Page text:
It’s rather difficult to find a good, comprehensive, and compact menu translator, so most people resort to tearing pages out of their guidebooks, which are rather broad-based don’t get into the nitty-gritty of the difference between congre (big eel) and colin (hake). Then they end up facing a heaping platter of something they’d prefer not to encounter either on sea or shore. Another bonus is both books also have loads of information about European dining customs, like never filling a wine glass more than halfway full in Paris, as well as restaurant suggestions and the Italian guide has brief descriptions of the regions of Italy, and what to order when you’re there.

Both are highly recommended, so much so that I plan to take their Berlin Made Easy guide with me on my trip this winter, so I end up with gegrillt jakobsmuscheln instead of gekockten aal.

Eating & Drinking in Paris (Menu Translation Guide)

Eatingi & Drinking in Italy (Menu Translation Guide)

Les Papilles Restaurant & Wine Bar

Although not Michelin-starred, one of my favorite restaurants in Paris is Les Papilles. I have to admit that I rarely go there, since it’s equally far from any métro station, and I don’t make it over to that part of town very often. But when a friend called me about having a leisurely Saturday lunch, I jumped at the opportunity to revisit the restaurant.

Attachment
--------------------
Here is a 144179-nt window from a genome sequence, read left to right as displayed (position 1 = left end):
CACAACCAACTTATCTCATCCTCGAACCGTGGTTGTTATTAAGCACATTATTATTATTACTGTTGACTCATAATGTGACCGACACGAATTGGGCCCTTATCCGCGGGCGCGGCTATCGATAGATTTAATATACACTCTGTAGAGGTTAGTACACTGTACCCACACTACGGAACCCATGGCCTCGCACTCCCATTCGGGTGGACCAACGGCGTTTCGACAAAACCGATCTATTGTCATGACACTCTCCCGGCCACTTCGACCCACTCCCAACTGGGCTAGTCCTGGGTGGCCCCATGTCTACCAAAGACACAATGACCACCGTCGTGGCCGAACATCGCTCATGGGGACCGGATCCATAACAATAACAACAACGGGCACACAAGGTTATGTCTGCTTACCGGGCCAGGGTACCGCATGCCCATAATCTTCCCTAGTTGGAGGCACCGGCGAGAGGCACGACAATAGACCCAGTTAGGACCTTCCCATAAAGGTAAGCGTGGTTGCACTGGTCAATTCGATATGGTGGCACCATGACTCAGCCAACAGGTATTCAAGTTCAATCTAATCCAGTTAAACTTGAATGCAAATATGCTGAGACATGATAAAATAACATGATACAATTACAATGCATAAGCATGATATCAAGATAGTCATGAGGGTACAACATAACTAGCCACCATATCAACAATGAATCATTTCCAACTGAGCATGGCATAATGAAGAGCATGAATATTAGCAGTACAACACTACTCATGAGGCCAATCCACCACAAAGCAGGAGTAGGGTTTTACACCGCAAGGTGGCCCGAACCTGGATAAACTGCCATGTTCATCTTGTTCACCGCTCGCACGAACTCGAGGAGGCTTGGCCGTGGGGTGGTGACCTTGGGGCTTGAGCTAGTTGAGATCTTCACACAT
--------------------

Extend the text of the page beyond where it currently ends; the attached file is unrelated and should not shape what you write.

A few people commented when I first wrote about Les Papilles a few months back, and I mentioned the “Small portions“. Well, I guess I had been there on a day when they handed out menus (it was a weekday), when I had ordered a tartine, an open-faced sandwich that I recall as being not-too-filling for my American-sized appetite.

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When I returned for lunch on a saturday, they were offering one menu, which looked great (and since we had no choice), sat in anticipation of a great meal.

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This first thing you notice about Les Papilles is the wine, and the place does double-duty as a wine bar. The window has boxes and boxes of bottles of wine stacked neatly, and as you walk in, one side of the restaurant is entirely devoted to wine and a few choice food products, like smoky pimente d’Espelette, chocolate sauce with sour cherries, and chocolate-dipped almonds, that are definitely worth trying to pilfer…just kidding, no need to take the risk since they offer a small bowl of them with coffee.